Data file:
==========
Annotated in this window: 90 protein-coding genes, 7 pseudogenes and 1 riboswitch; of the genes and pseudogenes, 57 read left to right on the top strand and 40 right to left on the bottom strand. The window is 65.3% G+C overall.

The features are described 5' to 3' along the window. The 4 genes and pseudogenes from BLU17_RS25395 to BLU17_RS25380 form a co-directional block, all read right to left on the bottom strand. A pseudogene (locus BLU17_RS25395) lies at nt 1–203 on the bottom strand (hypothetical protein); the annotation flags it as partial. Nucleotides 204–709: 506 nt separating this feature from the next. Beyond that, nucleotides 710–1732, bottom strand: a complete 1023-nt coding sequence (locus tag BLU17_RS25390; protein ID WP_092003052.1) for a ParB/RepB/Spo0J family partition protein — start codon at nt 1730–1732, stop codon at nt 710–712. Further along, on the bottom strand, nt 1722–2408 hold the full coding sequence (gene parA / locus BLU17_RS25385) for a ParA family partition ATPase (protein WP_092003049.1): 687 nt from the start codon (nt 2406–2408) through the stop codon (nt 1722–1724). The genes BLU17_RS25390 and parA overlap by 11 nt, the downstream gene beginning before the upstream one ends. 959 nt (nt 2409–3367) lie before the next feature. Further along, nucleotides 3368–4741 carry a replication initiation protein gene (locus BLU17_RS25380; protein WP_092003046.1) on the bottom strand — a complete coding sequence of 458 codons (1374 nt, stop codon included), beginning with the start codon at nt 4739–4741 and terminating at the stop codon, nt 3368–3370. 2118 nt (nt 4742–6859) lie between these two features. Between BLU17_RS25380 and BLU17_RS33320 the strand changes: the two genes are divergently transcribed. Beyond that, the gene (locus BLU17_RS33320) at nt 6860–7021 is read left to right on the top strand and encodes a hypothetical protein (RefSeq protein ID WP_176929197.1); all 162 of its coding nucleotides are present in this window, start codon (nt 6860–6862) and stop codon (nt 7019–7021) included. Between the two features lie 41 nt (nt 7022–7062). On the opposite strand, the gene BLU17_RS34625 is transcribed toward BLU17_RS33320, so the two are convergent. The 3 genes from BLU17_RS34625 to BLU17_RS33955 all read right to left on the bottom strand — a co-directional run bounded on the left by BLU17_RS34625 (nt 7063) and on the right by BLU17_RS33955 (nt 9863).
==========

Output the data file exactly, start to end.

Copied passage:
Annotated in this window: 90 protein-coding genes, 7 pseudogenes and 1 riboswitch; of the genes and pseudogenes, 57 read left to right on the top strand and 40 right to left on the bottom strand. The window is 65.3% G+C overall.

The features are described 5' to 3' along the window. The 4 genes and pseudogenes from BLU17_RS25395 to BLU17_RS25380 form a co-directional block, all read right to left on the bottom strand. A pseudogene (locus BLU17_RS25395) lies at nt 1–203 on the bottom strand (hypothetical protein); the annotation flags it as partial. Nucleotides 204–709: 506 nt separating this feature from the next. Beyond that, nucleotides 710–1732, bottom strand: a complete 1023-nt coding sequence (locus tag BLU17_RS25390; protein ID WP_092003052.1) for a ParB/RepB/Spo0J family partition protein — start codon at nt 1730–1732, stop codon at nt 710–712. Further along, on the bottom strand, nt 1722–2408 hold the full coding sequence (gene parA / locus BLU17_RS25385) for a ParA family partition ATPase (protein WP_092003049.1): 687 nt from the start codon (nt 2406–2408) through the stop codon (nt 1722–1724). The genes BLU17_RS25390 and parA overlap by 11 nt, the downstream gene beginning before the upstream one ends. 959 nt (nt 2409–3367) lie before the next feature. Further along, nucleotides 3368–4741 carry a replication initiation protein gene (locus BLU17_RS25380; protein WP_092003046.1) on the bottom strand — a complete coding sequence of 458 codons (1374 nt, stop codon included), beginning with the start codon at nt 4739–4741 and terminating at the stop codon, nt 3368–3370. 2118 nt (nt 4742–6859) lie between these two features. Between BLU17_RS25380 and BLU17_RS33320 the strand changes: the two genes are divergently transcribed. Beyond that, the gene (locus BLU17_RS33320) at nt 6860–7021 is read left to right on the top strand and encodes a hypothetical protein (RefSeq protein ID WP_176929197.1); all 162 of its coding nucleotides are present in this window, start codon (nt 6860–6862) and stop codon (nt 7019–7021) included. Between the two features lie 41 nt (nt 7022–7062). On the opposite strand, the gene BLU17_RS34625 is transcribed toward BLU17_RS33320, so the two are convergent. The 3 genes from BLU17_RS34625 to BLU17_RS33955 all read right to left on the bottom strand — a co-directional run bounded on the left by BLU17_RS34625 (nt 7063) and on the right by BLU17_RS33955 (nt 9863).